Safe Flight (Booth No. 2516) introduced its upgraded digital powerline detection system (DPDS) and provided an update about ongoing development of its icing conditions detector (ICD) at Heli-Expo 2014.
The DPDS adds a digital signal processor to Safe Flight’s previous analog system, allowing the detection of both 60Hz and 50Hz frequencies produced by power lines around the world. Safe Flight director of government and military sales Greg Hilewitz noted testing on an AS355 showed the DPDS detected a 22,000-volt line at more than one statute mile distant.
“[Compared with] radar and database systems that have to be updated and are quite heavy and traditional cutter systems, our product is lightweight and low cost,” he added, following an “aggressive” price reduction this year to $12,313 for the DPDS.
The DPDS provides a visual warning, as well as an audible alert that intensifies in frequency similar to a Geiger counter, as the helicopter closes on power lines. The system has been certified on a variety of helicopters.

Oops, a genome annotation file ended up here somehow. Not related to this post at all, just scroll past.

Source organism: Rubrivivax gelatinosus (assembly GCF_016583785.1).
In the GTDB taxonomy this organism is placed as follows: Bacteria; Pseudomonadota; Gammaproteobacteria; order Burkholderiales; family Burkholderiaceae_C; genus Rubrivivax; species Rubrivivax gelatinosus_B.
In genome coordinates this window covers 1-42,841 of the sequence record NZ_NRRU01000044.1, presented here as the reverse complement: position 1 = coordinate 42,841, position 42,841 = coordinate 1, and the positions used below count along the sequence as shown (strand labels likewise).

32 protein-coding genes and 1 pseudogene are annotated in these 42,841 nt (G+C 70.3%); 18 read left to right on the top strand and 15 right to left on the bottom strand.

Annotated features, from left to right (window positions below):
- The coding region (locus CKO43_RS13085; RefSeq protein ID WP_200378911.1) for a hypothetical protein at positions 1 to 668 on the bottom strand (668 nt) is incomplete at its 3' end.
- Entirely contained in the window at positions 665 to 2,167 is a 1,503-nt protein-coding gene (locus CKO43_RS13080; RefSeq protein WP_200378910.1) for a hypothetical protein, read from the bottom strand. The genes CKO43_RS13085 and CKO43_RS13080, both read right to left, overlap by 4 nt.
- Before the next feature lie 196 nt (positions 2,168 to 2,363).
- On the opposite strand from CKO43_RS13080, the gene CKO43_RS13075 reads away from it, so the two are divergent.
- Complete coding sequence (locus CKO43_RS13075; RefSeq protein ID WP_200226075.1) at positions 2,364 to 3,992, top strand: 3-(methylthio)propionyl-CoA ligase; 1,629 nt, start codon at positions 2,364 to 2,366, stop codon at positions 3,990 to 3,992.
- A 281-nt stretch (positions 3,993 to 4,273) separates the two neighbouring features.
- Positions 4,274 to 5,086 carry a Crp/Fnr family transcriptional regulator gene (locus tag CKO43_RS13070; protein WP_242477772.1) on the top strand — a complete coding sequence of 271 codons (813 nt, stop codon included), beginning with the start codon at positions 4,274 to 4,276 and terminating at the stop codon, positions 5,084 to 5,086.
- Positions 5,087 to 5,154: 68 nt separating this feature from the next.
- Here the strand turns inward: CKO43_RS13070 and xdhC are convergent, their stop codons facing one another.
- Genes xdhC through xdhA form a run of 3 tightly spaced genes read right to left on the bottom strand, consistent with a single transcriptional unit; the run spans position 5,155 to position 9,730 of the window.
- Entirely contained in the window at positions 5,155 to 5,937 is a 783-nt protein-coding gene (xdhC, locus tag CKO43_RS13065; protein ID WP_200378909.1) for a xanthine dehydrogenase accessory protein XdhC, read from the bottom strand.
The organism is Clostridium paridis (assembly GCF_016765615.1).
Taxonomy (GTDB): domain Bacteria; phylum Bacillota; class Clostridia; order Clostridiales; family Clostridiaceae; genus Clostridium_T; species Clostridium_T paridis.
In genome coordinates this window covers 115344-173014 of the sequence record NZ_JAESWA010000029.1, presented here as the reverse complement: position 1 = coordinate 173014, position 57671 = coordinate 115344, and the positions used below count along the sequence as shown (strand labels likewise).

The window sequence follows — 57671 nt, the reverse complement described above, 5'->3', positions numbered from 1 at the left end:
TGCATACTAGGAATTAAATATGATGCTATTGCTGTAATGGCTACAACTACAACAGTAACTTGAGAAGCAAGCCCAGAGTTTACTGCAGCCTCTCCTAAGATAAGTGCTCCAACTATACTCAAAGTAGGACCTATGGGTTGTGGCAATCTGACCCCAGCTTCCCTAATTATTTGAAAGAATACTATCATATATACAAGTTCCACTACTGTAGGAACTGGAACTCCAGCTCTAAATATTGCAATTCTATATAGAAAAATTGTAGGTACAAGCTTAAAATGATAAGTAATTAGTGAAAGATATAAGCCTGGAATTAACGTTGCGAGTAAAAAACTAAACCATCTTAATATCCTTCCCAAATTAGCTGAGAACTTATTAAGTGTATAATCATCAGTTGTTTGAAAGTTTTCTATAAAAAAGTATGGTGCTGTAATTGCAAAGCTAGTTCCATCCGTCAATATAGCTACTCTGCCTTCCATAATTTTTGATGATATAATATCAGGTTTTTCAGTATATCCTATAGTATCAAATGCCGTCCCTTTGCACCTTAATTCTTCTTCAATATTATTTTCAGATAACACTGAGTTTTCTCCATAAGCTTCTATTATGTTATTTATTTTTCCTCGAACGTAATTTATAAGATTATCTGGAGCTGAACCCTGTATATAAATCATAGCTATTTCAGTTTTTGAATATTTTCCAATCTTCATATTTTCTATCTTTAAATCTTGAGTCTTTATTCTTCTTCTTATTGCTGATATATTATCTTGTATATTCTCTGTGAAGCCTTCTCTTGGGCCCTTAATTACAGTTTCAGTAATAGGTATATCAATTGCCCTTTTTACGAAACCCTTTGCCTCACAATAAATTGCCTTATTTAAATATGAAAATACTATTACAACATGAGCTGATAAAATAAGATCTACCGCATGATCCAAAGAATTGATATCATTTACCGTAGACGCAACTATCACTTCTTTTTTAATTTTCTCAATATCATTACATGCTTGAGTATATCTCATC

Hilewitz also announced that the company’s ICD recently completed a third round of wind tunnel testing at the National Research Centre in Ottawa, Canada. The lightweight and low profile ICD uses independent moisture and temperature sensors to visually alert helicopter pilots to conditions conducive to airframe icing, a particular threat to rotorcraft, Hilewitz noted, as most helicopters are not rated for flight into known icing.
“Even though you may not see ice accretion on the structure or windshield, the sensor will alert you to those conditions,” Hilewitz said. Safe Flight is currently seeking an OEM certification partner for the system and has not released possible pricing for the ICD.